Man behind SaveLIFE foundation a 'modern Gandhi,' says CU Denver filmmaker
DENVER – As of July 2006, University of Colorado health sciences programs looked longingly toward an Aurora campus they did not fully inhabit and could not fully afford. A renowned former CU educator was driving biotech discoveries—2,000 miles away. A Denver business school had big hopes, but small quarters. And many of UCCS’s 7,500 students faced barriers to affording higher education.
With more than 200,000 gifts to the university since, the University of Colorado Anschutz Medical Campus is now the nation’s fastest-growing academic health sciences campus, and Tom Cech has returned to lead the Biofrontiers Institute at CU-Boulder—where he won a Nobel Prize in 1989. The CU Denver Business School will soon debut a new home, and has new programs in niches from energy management to commodity trading. Colorado Springs students have help affording college—yet now there are 9,300 of them, and many new scholarships making UCCS more attainable for veterans, transfer students, and first-generation students alike.
Individual, corporate, and foundation gifts and grants toward Creating Futures have now exceeded $1 billion—surpassing a major milestone in CU’s most ambitious fundraising campaign ever, the $1.5 billion Creating Futures.
“We are energized by the generosity of the individuals, foundations, and corporations who have invested in excellence at the University of Colorado,” said CU President Bruce D. Benson, who chairs the Creating Futures campaign along with his wife, Marcy. “Our faculty, students, and campuses are the direct beneficiaries of that investment, but the people of Colorado also benefit through CU’s contributions to our state’s economic, social, and cultural health.”
Since the campaign began in July 2006, more than $530 million in private gifts and grants have come through the CU Foundation, the university’s fundraising and investment-management partner. Most of the remaining private support has been faculty-generated grants and private gifts that are channeled directly to the university.
“Reaching the $1 billion mark is a significant milestone that is testament to the confidence donors have in CU and the great work of its faculty, staff, and students,” says Marcy Benson. “We’re thrilled with the progress we have made, which provides inspiration to help us continue to work to meet our goal.”
Despite a difficult economy, CU donors have responded in record numbers and with record amounts these past five years to support initiatives in CU’s primary areas of focus:
- Learning and Teaching, including UCCS scholarship gifts by hundreds of individuals (and $5.5 million, UCCS’s largest cash gift to date, given anonymously), and by foundations such as the Kane Family Foundation and the Daniels Foundation
- Discovery and Innovation, including $5 million from Pinnacol Assurance to establish a new Risk Management and Insurance program at CU Denver
- Culture and Community, including $5 million from Mort and Alice Mortenson and builder M.A. Mortenson Company to establish an Engineering for Developing Communities program at CU-Boulder—supporting sustainable development in marginalized communities worldwide
- Health and Wellness, including more than $100 million in gifts ($44 million this campaign) from The Anschutz Foundation toward CU’s new health sciences campus, and new donor-driven centers working toward Down syndrome and stem cell discoveries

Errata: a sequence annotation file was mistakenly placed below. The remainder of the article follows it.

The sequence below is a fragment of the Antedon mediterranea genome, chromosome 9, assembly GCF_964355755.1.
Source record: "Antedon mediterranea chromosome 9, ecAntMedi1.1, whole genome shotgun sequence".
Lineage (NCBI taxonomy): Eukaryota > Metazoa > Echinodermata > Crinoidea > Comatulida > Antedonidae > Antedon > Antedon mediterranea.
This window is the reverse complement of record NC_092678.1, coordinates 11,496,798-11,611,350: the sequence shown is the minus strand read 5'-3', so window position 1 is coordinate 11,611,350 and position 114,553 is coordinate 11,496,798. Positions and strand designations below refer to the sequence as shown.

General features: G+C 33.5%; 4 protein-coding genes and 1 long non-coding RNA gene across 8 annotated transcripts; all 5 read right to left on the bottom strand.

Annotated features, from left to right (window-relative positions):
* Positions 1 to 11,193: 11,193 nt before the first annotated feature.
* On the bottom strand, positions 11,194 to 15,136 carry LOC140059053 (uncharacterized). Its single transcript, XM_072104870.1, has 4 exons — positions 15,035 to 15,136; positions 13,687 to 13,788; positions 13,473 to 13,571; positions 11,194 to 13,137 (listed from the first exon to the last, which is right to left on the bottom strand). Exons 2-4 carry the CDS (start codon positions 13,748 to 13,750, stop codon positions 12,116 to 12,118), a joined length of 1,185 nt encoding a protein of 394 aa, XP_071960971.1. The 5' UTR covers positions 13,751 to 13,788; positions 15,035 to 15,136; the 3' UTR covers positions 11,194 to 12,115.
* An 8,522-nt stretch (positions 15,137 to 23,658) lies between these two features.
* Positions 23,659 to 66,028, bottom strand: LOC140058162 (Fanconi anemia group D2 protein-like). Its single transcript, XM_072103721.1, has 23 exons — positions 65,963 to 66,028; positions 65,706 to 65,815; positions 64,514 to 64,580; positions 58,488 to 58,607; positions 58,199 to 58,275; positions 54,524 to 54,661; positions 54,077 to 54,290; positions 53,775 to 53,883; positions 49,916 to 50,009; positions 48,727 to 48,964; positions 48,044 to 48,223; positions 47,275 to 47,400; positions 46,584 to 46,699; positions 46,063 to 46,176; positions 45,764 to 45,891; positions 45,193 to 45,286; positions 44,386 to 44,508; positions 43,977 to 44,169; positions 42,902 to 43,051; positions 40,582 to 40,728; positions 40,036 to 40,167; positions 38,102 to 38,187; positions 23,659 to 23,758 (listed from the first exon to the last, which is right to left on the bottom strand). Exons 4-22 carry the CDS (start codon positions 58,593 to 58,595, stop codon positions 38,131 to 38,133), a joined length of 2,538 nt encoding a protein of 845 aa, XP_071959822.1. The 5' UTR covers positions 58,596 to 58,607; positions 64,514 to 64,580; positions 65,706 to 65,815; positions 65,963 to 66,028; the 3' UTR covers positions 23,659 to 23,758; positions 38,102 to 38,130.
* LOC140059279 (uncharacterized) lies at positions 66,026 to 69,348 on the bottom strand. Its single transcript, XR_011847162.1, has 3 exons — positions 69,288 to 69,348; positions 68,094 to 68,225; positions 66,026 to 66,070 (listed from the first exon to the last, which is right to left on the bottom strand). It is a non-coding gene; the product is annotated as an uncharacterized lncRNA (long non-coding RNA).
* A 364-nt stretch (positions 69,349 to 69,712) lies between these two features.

President Bruce Benson reinforces that while private philanthropy can provide relief to CU’s budget in targeted areas, it does not replace the need for operational funds squeezed by declining public funding, as 98 percent of gifts are earmarked by donors for specific purposes. Given CU’s diminished state support (from more than 30 percent of CU’s budget 30 years ago to approximately 5 percent today), private support will continue to take on added importance.
Gifts to Creating Futures will expand access to higher education, provide needed health services, generate groundbreaking research and ideas, and drive the region’s economy. CU’s annual economic impact exceeds $7 billion, and CU researchers annually garner more than $800 million in public grant awards for research (not included in the campaign, which is oriented toward private support).
Priority fundraising areas for the remainder of Creating Futures include scholarships, endowed chairs, and professorships; research programs; buildings and infrastructure; and academic support on all four CU campuses.
In chairing the Creating Futures campaign for the CU System, the Bensons work closely with volunteer leaders for each campus including Jean (’64) and Jack (’64,’70) Thompson at CU-Boulder, Nan (’87) and Carl (’67, ’71) Eklund at the Anschutz Medical Campus, Laura (’94) and Dave (’82) Baker at CU Denver, and Mary and Ed Osborne at UCCS.
About the CU System
The University of Colorado is a premier public research university with four campuses: the University of Colorado Boulder, the University of Colorado Colorado Springs, the University of Colorado Denver and the University of Colorado Anschutz Medical Campus. Some 60,000 students are pursuing CU academic degrees. Academic prestige is marked by the university’s four Nobel laureates, seven MacArthur “genius” Fellows, 18 alumni astronauts and 19 Rhodes Scholars. For more information about the entire CU system, and to access campus resources, go to www.cu.edu.
About the CU Foundation
Founded in 1967, the nonprofit CU Foundation partners with the University of Colorado to raise, manage, and invest private support for the university’s benefit. Our donors help the university transform lives through education, research, clinical care, and community engagement. Visit www.cufund.org for more information.